In addition to pain or pressure, your child might experience the following:

  • Headache
  • Tongue discomfort
  • Temporary difficulty speaking
  • Temporary difficulty chewing and/or swallowing
  • A build-up of food debris between the roof of the mouth and expander
  • Increased saliva

In addition, a gap may form between your child’s front teeth, but this is intentional. The palate is widening to allow space for the permanent teeth to come in normally.

How Do I Take Care of My Palatal Expander?

Your child will need to brush their palatal expander several times a day, including mealtimes if possible. They will need to clear out any debris by squirting the expander with a syringe or water pik.

Because certain foods can loosen or damage, bend, or dislodge a palatal expander, your child will need to avoid hard or crunchy foods (like nuts), sticky foods, and candy. They also need to avoid chewing ice and objects like pencils. If the expander does become loose, you should push it back into place and call our office to make an emergency appointment as soon as possible.

Do Nighttime Aligners Work?

Do Nighttime Aligners Work?

If you’ve watched TV or been online lately, you might have seen an ad for an invisible aligner that you only have to wear at night. No muss, no fuss. Quick results. Sounds great, right? 

Not so fast.

When you read the details, you’ll find that nighttime aligners don’t work for the majority of people. Why not? Because nighttime aligners are meant only for VERY mild spacing or crowding that might take approximately 3-5 aligners total. Otherwise you need traditional braces or Invisalign. Let’s discover why.

Nighttime Aligners: Do They Work?

To understand why nighttime aligners are usually ineffective at tooth movement greater than .5 mm, it’s important to first know how teeth move.  Braces and/or aligners compress the periodontal ligament that surrounds a tooth root. This space is about .25mm per tooth. Next, the compressive action causes bone to resorb on one pressure side of the root and bone to deposit on the opposite side/tension of the tooth. Over time, the teeth gradually realign based on where the force is placed (it’s based on physics). Decades of research with the pressure/tension theory has determined that teeth move the best physiologically with light continuous pressure. 

Further, it takes about 20-22 hours per day of light pressure to resorb and deposit bone, thereby allowing teeth to move. If you only wear aligners at night, you are only compressing the ligament space and not actually changing the bone around the tooth roots. This will not allow any significant tooth movement. I would expect minor movement (.5 mm and less = .25 mm per tooth) with nighttime only wear. With braces or aligners worn 20-22 hours per day, we can straighten crooked teeth, close gaps between teeth, correct overbites and underbites, and much more. 

If braces and aligners only work if you have continual pressure, then how can companies claim that nighttime aligners work? Because they specify that nighttime trays only work with people who have very mild dental spacing or crowding. 

Wearing an invisible aligner only at nighttime to correct your teeth is like having a broken foot and wearing a cast only when you sleep.

You might wear a retainer at night to keep teeth in place after you’ve had your teeth corrected, but retainers aren’t intended to actually shift teeth into a different position. They’re used to make sure your teeth settle in place permanently.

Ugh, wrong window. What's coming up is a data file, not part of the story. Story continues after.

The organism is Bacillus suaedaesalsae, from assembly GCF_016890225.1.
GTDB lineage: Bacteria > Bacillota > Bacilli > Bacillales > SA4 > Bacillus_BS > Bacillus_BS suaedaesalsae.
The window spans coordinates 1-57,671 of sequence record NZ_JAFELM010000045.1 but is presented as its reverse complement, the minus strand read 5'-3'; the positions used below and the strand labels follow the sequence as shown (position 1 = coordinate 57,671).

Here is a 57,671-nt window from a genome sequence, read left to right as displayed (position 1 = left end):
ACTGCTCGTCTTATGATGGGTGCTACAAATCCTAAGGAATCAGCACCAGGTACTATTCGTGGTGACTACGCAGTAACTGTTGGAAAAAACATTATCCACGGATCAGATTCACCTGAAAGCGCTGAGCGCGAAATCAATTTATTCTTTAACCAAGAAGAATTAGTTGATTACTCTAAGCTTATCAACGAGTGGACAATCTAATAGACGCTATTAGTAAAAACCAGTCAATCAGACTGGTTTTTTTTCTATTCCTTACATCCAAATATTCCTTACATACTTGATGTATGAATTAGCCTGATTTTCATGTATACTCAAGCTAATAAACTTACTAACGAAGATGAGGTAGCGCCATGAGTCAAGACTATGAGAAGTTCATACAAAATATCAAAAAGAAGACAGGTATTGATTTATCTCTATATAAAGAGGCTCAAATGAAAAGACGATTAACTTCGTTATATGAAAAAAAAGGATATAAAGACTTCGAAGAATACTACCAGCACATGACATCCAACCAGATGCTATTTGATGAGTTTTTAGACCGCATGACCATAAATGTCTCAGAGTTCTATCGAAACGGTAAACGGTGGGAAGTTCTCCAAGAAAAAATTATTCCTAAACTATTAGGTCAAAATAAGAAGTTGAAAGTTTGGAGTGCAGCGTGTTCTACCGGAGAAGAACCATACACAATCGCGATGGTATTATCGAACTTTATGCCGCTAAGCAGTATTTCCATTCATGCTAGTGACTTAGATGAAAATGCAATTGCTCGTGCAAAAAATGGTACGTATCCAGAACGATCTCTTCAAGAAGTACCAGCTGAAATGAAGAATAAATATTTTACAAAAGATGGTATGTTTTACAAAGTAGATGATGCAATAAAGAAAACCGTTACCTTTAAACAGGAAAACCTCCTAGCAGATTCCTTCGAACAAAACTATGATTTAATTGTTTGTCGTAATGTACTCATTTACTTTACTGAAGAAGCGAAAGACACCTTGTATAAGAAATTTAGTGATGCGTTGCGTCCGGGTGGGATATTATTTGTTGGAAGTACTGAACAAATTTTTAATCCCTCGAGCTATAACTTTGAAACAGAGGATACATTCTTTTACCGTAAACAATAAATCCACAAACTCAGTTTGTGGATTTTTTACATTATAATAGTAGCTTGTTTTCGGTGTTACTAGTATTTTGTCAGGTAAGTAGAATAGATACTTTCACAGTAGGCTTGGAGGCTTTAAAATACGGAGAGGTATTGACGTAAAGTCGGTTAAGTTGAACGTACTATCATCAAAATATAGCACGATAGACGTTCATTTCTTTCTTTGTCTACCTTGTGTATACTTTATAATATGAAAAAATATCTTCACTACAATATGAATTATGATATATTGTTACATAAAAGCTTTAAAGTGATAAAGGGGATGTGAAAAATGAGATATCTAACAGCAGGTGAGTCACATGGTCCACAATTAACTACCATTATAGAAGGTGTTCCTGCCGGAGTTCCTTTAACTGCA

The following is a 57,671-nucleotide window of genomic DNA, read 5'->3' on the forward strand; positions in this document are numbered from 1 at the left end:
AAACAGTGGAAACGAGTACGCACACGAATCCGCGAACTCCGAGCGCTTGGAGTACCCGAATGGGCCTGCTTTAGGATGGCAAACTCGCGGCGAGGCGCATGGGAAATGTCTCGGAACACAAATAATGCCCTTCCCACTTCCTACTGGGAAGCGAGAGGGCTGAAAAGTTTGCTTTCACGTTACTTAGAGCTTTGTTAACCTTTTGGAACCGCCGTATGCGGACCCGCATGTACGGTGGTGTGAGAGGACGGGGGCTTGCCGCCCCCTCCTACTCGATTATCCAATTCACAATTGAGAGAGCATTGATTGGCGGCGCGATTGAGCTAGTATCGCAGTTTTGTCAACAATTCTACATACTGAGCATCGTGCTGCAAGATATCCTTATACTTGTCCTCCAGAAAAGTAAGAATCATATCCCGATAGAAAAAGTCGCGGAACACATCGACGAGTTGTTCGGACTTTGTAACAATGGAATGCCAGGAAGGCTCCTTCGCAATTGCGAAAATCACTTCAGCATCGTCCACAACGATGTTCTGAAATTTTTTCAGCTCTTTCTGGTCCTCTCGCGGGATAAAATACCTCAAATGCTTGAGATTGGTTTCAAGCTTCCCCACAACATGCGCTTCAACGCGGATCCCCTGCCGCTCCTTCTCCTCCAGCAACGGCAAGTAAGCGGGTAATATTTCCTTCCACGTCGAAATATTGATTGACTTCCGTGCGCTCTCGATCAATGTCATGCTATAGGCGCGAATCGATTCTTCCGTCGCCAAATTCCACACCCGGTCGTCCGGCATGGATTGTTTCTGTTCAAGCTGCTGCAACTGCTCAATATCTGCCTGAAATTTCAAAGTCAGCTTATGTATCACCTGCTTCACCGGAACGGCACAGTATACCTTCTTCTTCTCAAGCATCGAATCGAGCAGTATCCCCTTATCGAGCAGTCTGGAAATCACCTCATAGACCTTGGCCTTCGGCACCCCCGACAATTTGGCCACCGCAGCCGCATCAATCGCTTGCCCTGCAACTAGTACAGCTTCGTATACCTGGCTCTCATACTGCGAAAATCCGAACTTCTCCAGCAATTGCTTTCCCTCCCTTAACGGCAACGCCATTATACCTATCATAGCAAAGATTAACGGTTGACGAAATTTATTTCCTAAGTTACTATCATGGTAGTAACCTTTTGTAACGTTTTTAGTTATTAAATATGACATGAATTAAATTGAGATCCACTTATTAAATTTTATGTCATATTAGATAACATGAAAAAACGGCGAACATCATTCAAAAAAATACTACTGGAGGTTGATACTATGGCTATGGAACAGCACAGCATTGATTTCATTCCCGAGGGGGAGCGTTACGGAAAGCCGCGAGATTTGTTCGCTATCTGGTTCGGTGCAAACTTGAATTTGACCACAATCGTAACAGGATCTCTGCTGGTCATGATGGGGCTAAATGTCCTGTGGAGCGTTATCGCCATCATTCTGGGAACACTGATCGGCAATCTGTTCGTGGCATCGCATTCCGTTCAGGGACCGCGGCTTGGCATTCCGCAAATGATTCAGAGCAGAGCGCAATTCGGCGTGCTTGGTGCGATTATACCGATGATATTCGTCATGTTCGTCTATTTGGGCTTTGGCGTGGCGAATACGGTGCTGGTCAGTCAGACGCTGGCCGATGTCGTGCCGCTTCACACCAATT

Nighttime Aligners Lack Peer Reviews

There’s another problem with nighttime aligners: No scientific studies have shown that they are effective. On the other hand, braces and Invisalign have been studied and reviewed by experts, and mounds of research show they work. At our offices, we trust these methods to correct dental problems because they’ve proven effective over time. Your dental care is too important to try any modes of correction that haven’t been evaluated and proven as a viable and safe option. 

Why Cheaper Aligners May Cost You More

Some discount aligners can even make your teeth worse and cost you more in the end. These companies often cut corners and downplay the importance of regular check-ins with an orthodontist. Without periodically checking the progress of your teeth, you don’t know if the trays are working like they are supposed to, and you can’t address any problems along the way. Then, you’ll have to pay to have any mistakes corrected, so those cheaper aligners aren’t such a great bargain. You should always have regular evaluations by your orthodontist when you are wearing braces or Invisalign. 

Nighttime Aligners: Don’t Fall for the Hype

You can’t take shortcuts with dental care and expect good results. There’s no substitute for ongoing, individualized care from an orthodontist who uses proven methods to correct problems with your teeth. 

If you would like a consultation to see if braces or Invisalign would improve your smile, please contact our offices today. We  will explain every step in your orthodontic care. We will explain the payment options and help you find options that will work the best and fastest for your unique situation. 


Bites That Can Lead to Chipped Teeth

Bites That Can Lead to Chipped Teeth

Imagine chewing on food when you hear a strange sound inside your mouth, like something breaking off. What just happened? You chipped a tooth. How did that happen?

The cause might be your bite.

Having an incorrect bite can affect how you speak, eat, swallow, and sleep. The good news is that you can fix both chipped teeth and a bad bite. We will explain how.

What is a Incorrect or “Bad” Bite?

Your orthodontist might use the term malocclusion, which literally means “bad bite” in Latin. It’s an overarching term for several different kinds of bad bites (the way the top teeth and bottom teeth come together). And those bad bites can cause chipped teeth, among other problems.

Here are common bad bites that lead to chipped teeth: